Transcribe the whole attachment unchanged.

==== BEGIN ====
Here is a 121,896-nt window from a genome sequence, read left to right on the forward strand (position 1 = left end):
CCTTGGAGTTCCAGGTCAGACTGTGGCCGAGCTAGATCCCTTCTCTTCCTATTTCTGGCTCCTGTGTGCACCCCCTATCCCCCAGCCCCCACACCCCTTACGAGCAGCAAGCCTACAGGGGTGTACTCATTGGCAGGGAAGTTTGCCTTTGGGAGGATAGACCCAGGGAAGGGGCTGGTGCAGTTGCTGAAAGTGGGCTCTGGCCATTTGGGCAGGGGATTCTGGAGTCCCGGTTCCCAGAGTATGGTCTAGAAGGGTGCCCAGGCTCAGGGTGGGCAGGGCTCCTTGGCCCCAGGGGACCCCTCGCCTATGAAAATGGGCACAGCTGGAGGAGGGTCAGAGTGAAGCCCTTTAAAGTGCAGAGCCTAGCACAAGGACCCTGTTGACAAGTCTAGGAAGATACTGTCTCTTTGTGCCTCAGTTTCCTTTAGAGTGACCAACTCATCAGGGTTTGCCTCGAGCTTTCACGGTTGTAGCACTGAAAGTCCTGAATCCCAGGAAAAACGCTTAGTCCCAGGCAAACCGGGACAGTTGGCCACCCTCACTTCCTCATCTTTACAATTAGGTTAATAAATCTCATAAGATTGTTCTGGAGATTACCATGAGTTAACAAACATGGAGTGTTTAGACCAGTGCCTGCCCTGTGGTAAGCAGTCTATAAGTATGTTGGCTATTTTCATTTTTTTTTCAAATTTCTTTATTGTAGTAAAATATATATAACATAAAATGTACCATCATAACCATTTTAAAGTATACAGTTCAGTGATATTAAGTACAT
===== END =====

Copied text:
Here is a 121,896-nt window from a genome sequence, read left to right on the forward strand (position 1 = left end):
CCTTGGAGTTCCAGGTCAGACTGTGGCCGAGCTAGATCCCTTCTCTTCCTATTTCTGGCTCCTGTGTGCACCCCCTATCCCCCAGCCCCCACACCCCTTACGAGCAGCAAGCCTACAGGGGTGTACTCATTGGCAGGGAAGTTTGCCTTTGGGAGGATAGACCCAGGGAAGGGGCTGGTGCAGTTGCTGAAAGTGGGCTCTGGCCATTTGGGCAGGGGATTCTGGAGTCCCGGTTCCCAGAGTATGGTCTAGAAGGGTGCCCAGGCTCAGGGTGGGCAGGGCTCCTTGGCCCCAGGGGACCCCTCGCCTATGAAAATGGGCACAGCTGGAGGAGGGTCAGAGTGAAGCCCTTTAAAGTGCAGAGCCTAGCACAAGGACCCTGTTGACAAGTCTAGGAAGATACTGTCTCTTTGTGCCTCAGTTTCCTTTAGAGTGACCAACTCATCAGGGTTTGCCTCGAGCTTTCACGGTTGTAGCACTGAAAGTCCTGAATCCCAGGAAAAACGCTTAGTCCCAGGCAAACCGGGACAGTTGGCCACCCTCACTTCCTCATCTTTACAATTAGGTTAATAAATCTCATAAGATTGTTCTGGAGATTACCATGAGTTAACAAACATGGAGTGTTTAGACCAGTGCCTGCCCTGTGGTAAGCAGTCTATAAGTATGTTGGCTATTTTCATTTTTTTTTCAAATTTCTTTATTGTAGTAAAATATATATAACATAAAATGTACCATCATAACCATTTTAAAGTATACAGTTCAGTGATATTAAGTACAT